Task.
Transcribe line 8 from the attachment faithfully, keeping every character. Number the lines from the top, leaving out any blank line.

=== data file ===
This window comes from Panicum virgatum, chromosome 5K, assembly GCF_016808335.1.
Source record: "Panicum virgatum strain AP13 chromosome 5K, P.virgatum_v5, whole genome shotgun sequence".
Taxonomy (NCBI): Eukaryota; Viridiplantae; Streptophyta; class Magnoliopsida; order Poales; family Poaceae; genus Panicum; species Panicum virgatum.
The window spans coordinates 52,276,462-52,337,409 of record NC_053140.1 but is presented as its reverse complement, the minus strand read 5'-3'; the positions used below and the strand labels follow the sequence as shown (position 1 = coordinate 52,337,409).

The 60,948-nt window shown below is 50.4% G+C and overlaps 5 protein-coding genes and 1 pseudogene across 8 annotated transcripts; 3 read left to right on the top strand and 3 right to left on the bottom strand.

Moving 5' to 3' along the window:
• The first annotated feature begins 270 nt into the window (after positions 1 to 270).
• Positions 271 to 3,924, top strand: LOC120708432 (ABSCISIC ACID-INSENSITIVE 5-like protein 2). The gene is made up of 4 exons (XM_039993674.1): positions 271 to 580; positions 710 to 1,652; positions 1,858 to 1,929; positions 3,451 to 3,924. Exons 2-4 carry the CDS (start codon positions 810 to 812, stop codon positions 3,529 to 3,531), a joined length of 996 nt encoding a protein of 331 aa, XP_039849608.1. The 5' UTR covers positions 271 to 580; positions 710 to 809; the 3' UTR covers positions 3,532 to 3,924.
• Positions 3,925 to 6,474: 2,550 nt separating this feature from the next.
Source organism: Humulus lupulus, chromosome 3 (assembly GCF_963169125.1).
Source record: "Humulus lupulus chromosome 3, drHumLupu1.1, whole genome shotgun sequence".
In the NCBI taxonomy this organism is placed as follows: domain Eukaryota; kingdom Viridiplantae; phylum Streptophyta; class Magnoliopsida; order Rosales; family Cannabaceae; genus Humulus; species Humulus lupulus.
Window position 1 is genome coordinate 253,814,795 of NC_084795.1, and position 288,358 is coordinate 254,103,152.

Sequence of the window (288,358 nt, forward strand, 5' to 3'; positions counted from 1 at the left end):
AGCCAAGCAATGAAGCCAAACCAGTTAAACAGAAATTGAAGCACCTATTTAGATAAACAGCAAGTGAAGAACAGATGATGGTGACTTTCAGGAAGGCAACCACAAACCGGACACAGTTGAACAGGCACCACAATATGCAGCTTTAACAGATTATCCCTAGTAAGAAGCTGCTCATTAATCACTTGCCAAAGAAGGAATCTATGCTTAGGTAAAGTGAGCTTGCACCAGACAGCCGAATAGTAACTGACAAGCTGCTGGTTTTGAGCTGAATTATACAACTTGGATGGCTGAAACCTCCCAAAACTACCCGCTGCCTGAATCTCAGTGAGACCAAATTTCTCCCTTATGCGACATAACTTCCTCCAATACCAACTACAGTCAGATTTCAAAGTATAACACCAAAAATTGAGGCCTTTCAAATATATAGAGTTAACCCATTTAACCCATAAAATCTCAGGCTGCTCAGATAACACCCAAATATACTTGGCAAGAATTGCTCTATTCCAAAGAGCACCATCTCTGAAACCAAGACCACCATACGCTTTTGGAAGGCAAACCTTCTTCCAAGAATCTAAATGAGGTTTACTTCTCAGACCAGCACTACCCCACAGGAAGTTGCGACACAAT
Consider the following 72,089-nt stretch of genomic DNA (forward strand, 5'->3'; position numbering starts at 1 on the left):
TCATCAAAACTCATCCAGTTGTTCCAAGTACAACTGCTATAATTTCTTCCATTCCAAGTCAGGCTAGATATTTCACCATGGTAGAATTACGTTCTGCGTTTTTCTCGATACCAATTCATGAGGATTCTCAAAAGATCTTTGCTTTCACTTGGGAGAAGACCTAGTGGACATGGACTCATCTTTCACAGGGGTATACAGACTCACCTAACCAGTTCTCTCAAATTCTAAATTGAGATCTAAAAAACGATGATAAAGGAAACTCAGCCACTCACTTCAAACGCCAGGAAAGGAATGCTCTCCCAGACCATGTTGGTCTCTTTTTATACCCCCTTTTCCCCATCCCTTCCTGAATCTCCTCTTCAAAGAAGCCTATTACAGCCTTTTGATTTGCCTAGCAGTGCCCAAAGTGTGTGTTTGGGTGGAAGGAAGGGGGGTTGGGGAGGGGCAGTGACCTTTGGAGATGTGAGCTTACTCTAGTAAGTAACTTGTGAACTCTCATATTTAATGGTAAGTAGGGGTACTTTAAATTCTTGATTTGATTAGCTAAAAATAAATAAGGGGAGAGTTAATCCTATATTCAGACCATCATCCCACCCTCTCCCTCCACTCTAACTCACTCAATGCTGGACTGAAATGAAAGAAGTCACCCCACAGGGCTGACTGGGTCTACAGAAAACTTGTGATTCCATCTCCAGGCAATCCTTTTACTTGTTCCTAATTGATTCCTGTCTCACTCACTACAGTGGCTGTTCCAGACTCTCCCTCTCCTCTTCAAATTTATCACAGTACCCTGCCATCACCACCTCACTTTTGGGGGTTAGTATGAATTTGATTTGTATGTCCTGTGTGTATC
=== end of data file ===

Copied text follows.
• Positions 271 to 3,924, top strand: LOC120708432 (ABSCISIC ACID-INSENSITIVE 5-like protein 2). The gene is made up of 4 exons (XM_039993674.1): positions 271 to 580; positions 710 to 1,652; positions 1,858 to 1,929; positions 3,451 to 3,924. Exons 2-4 carry the CDS (start codon positions 810 to 812, stop codon positions 3,529 to 3,531), a joined length of 996 nt encoding a protein of 331 aa, XP_039849608.1. The 5' UTR covers positions 271 to 580; positions 710 to 809; the 3' UTR covers positions 3,532 to 3,924.